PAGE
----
US authorities are probing payments made by Nike under a 1996 football sponsorship deal with Brazil for possible evidence of any wrongdoing by the company in addition to its counterparts in the deal, the Wall Street Journal reported, citing people familiar with the matter.
The probe comes as part of the US Justice Department's wide-ranging investigation into corruption in the global football business.
The Justice Department's 161-page indictment of officials in and around the game's governing body, Fifa, mentions a "multinational US sportswear company that struck a deal to sponsor the Brazilian federation, and then cut a side deal with a sports-marketing middleman, who allegedly used payments from the company for bribes and kickbacks." The WSJ sources confirmed the company is Nike.
In a response, Nike said it is committed to ethical behaviour, adding that the indictment does not make any allegations against the company or its employees.
"We have been cooperating, and will continue to cooperate, with the authorities," the company said.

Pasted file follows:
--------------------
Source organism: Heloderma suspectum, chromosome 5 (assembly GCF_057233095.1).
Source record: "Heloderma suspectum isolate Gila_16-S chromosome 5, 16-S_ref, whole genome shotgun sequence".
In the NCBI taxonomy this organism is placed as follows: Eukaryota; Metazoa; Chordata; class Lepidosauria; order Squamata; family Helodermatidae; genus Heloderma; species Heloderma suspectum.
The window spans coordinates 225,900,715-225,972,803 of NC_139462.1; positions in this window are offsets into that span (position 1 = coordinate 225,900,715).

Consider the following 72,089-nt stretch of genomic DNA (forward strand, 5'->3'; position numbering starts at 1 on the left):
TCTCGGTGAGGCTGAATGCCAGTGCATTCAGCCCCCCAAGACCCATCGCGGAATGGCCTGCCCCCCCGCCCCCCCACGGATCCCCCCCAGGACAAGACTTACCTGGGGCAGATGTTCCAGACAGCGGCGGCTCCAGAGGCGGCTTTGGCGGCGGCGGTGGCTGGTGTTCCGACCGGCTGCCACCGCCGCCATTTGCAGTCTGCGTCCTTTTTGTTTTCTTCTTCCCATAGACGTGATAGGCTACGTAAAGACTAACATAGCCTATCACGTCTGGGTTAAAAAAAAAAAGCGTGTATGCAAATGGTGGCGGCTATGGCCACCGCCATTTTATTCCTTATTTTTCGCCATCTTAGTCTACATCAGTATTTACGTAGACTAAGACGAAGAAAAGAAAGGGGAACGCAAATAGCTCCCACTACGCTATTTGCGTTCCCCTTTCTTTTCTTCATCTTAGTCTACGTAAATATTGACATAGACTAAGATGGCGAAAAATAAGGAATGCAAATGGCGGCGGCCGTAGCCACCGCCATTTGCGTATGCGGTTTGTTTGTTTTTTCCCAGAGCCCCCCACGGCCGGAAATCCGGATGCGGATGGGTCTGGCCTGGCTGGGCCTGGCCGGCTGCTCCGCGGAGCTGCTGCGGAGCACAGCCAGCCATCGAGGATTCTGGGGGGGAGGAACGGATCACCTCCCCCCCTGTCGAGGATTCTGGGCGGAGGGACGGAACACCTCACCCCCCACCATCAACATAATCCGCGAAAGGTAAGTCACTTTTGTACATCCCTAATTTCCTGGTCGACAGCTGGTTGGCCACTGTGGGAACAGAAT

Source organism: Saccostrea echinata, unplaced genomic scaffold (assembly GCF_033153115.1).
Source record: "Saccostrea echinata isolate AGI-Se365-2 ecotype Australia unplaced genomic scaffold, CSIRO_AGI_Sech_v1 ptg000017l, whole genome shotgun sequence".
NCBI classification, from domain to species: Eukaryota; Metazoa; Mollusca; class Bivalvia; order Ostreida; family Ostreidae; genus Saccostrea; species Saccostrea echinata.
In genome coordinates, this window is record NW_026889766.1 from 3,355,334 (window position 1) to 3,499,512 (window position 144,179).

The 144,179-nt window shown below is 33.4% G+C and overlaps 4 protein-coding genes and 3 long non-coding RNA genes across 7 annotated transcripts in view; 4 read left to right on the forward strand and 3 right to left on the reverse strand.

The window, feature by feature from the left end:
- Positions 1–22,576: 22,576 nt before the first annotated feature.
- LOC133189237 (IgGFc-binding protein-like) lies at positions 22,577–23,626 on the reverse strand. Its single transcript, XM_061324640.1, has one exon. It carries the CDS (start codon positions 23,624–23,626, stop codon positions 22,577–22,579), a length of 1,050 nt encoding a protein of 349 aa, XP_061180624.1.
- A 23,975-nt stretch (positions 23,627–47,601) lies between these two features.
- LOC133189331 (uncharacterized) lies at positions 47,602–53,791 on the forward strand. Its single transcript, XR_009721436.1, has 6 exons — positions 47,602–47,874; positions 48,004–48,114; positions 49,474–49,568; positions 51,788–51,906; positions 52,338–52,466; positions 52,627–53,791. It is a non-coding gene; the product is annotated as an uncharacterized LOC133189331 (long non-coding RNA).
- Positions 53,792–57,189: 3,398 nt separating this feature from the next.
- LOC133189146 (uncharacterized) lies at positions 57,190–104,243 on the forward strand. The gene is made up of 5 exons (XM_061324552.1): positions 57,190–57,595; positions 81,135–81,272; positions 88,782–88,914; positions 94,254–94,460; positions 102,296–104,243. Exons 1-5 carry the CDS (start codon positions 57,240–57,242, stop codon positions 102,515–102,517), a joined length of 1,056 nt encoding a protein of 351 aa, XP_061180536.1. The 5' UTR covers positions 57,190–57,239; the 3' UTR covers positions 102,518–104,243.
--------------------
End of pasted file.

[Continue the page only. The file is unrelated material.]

Nike entered into a 10-year, $160m (£103m, €142m) agreement to sponsor Brazil's national team in 1996, when the company was not prominent in the football world, and the contract helped drive the company's revenue and sponsorship heft in football, becoming neck-and-neck with rival Adidas AG.
The Brazilian Federal Accounting Office earlier audited Brazil's football governing body CBF's accounts in the beginning of 2000 and found anomalies in payments made by Nike to the Brazilian federation, according to the records of a Brazilian parliamentary commission that held an inquiry into the deal at that time.
While the agreement called for Nike to make scheduled payments directly to the CBF via its account at Banco Real, Nike sometimes routed payments via different accounts, the audit found.